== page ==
Like all steel makers, United States Steel Corporation (NYSE:X) worked hard to survive the steel downturn. A key focus was cutting costs, but that appears to have happened at the expense of reinvesting in the business. Now that the steel industry is starting to see better days, U.S. Steel is going to have to make up for that decision by spending money and time on upgrading its assets. That could be a notable drag on results.
A painful stretch
The steel industry downturn really started after the 2007 to 2009 recession. It was so bad that industry leader Nucor Corp (NYSE:NUE) lost money in 2009, the first (and only) time it had lost money in its history as a steel company. The downturn lingered for years, too, exacerbated by a global oversupply and imports that many industry participants argue were being unfairly priced. The downturn has only begun to let up recently.
United States Steel, which has a heavy reliance on blast furnaces, was at something of a disadvantage during the downturn compared to peers like Nucor and Steel Dynamics. The electric arc furnaces that Nucor and Steel Dynamics rely on are smaller and more flexible. U.S. Steel needs to run its mills at high capacity levels in order to make money. That just wasn't happening during the downturn, leading to a string of earnings losses. To put a number on that, U.S. Steel has lost money in eight of the last 10 years, including 2016.
To deal with the downturn, U.S. Steel focused on cutting costs. That's clearly not a bad plan. However, one thing it didn't do enough of while it was cutting costs was reinvesting in the rest of its business.
Playing catch up
When the company reported first quarter 2017 earnings then CEO Mario Longhi noted that, "This remains a cyclical industry and we will not let favorable near-term business conditions distract us from taking the outages we need to revitalize our assets in order to achieve more reliable and consistent operations, improve quality and cost performance, and generate more consistent financial results." The company reported a loss larger than investors had expected, too.
U.S. Steel is going to have to spend the money and time now to prepare for the future, something new CEO Dave Burritt hinted at in the second quarter earnings release when he explained that, "We are focused on our strategic priorities: driving operational excellence across our business -- from our plants to our support teams; investing in our facilities through our asset revitalization program; and providing our employees with the resources they need to implement positive, substantive changes." (Emphasis mine.)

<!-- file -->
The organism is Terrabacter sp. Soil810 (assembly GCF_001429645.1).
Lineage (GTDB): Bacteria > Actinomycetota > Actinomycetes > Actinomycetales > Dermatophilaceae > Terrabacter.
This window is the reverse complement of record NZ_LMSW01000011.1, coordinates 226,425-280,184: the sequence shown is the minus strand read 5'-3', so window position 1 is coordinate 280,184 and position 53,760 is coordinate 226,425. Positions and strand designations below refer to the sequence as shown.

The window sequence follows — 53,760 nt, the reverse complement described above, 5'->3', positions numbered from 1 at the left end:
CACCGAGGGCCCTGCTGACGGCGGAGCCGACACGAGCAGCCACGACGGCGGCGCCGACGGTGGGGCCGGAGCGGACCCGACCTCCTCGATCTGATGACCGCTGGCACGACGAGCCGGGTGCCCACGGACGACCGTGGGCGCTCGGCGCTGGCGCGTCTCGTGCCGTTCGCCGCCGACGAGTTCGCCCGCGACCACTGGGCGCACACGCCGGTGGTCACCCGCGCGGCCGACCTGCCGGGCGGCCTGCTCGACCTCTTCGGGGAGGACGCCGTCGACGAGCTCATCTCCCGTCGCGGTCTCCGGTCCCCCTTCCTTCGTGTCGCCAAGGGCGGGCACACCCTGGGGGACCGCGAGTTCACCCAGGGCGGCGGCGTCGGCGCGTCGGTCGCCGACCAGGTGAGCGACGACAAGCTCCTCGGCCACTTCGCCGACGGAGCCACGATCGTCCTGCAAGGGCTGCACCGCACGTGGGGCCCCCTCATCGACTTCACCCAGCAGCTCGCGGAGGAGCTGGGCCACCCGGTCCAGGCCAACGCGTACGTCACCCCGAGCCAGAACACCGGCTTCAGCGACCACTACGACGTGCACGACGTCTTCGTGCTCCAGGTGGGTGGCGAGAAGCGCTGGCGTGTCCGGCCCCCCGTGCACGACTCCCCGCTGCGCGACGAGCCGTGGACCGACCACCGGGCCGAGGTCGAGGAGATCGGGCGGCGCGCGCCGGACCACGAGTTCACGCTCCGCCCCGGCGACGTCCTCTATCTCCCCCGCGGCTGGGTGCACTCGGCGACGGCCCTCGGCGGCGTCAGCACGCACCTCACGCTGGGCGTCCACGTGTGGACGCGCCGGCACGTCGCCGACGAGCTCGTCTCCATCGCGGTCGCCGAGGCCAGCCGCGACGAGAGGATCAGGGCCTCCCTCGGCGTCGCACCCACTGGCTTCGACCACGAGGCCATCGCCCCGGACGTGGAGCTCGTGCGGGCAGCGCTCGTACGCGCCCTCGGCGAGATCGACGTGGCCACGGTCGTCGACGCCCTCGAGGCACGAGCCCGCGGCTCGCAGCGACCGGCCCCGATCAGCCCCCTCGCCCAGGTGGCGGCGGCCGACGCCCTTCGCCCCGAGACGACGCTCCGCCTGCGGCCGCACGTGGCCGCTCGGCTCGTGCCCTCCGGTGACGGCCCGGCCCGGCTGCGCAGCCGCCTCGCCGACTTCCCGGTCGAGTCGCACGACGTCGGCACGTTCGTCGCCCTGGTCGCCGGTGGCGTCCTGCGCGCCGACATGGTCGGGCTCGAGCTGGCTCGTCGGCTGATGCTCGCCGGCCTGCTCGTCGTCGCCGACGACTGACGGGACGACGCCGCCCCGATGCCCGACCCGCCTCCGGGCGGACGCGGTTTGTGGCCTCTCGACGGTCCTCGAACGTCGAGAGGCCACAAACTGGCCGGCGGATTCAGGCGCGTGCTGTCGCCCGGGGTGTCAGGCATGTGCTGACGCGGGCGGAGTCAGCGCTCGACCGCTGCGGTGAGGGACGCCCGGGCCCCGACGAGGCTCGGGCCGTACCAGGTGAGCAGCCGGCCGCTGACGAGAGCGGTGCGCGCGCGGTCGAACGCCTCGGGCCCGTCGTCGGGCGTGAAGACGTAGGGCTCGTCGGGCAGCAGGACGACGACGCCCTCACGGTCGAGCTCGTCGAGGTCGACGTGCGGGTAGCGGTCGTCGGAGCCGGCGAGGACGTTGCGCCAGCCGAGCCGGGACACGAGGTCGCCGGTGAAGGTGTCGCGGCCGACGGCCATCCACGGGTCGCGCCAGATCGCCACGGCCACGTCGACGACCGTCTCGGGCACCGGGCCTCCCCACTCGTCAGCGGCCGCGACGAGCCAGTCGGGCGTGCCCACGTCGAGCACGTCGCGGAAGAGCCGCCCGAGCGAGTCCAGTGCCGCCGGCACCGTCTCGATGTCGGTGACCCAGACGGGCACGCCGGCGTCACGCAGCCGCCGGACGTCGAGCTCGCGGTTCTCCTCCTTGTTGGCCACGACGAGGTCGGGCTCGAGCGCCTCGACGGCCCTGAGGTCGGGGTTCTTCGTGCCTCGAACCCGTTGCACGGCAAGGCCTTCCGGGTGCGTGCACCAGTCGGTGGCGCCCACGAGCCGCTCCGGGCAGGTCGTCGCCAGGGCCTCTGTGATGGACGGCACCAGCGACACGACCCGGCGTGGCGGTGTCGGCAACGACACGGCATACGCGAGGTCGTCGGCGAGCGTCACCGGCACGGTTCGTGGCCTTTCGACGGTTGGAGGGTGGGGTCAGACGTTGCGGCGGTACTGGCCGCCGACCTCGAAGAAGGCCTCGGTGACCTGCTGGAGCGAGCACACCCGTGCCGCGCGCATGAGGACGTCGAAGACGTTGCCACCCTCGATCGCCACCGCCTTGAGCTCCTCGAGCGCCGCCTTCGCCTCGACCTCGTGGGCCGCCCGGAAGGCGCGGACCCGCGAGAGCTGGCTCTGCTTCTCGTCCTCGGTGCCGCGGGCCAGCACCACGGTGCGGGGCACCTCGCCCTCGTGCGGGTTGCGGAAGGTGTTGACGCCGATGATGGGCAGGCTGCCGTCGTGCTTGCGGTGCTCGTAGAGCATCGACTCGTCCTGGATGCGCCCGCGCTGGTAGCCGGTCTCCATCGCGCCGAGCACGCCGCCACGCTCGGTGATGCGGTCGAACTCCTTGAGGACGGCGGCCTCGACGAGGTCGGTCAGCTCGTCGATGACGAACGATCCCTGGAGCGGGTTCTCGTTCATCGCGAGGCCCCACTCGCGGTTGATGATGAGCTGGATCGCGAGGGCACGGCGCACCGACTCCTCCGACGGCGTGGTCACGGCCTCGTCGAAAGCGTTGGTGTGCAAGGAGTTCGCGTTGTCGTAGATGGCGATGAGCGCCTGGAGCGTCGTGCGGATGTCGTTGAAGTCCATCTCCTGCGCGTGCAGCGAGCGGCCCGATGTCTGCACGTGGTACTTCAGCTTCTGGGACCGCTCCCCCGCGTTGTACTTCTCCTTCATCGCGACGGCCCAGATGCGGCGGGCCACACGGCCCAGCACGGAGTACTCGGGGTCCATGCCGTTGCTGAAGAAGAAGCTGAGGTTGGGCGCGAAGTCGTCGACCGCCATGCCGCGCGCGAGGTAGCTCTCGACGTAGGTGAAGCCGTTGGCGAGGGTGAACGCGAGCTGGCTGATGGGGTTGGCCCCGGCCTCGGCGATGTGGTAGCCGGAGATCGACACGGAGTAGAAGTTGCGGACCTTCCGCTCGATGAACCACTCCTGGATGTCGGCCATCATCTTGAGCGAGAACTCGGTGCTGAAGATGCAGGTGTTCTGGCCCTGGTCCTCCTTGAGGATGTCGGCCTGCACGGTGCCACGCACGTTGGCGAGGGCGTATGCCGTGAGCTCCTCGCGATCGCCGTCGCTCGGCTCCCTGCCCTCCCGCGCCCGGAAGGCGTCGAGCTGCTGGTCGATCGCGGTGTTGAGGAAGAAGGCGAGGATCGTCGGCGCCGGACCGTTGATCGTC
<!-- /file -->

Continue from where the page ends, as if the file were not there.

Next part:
Why you need to care
There's no question that reinvesting in the business is a good thing for U.S. Steel over the long term. And I believe it has the financial strength to handle the effort. But that doesn't mean it will be a smooth ride for investors.
The problem is laid bare in the annual report's risk factors section. The second operational risk factor: "U.S. Steel continues to incur certain costs when production capacity is idled, increased costs to resume production at idled facilities, or costs to idle facilities." To update a plant, U.S. Steel generally has to idle capacity, which costs money. It then has to spend on the upgrades themselves. And then it has to spend even more money to get the plant up and running again. During all of that time, the company isn't earning money from the facilities it has idled.
If it's doing all of that work now, as the industry recovers, it will miss out on at least some portion of the industry upturn in a cyclical industry. A worst case scenario is that it gets done with all of this work just in time for the next industry downturn. It probably should have been doing this work all along, like industry leader Nucor. Look at the graph above, Nucor's spending stayed fairly constant over the last decade with a couple of notable bumps for big investments -- despite an industry downturn. U.S. Steel's spending just kept trending lower.
A potentially heavy weight
At this point, it's not clear just how large a headwind making up for the lack of capital spending will cause. But investors need to keep a close eye on this issue because it will be a drag on results during an industry upturn. Yes, upgrading its facilities will make U.S. Steel a better company over the long term, but that doesn't mean that it won't bite today. This is one issue U.S. Steel investors need to be wary of.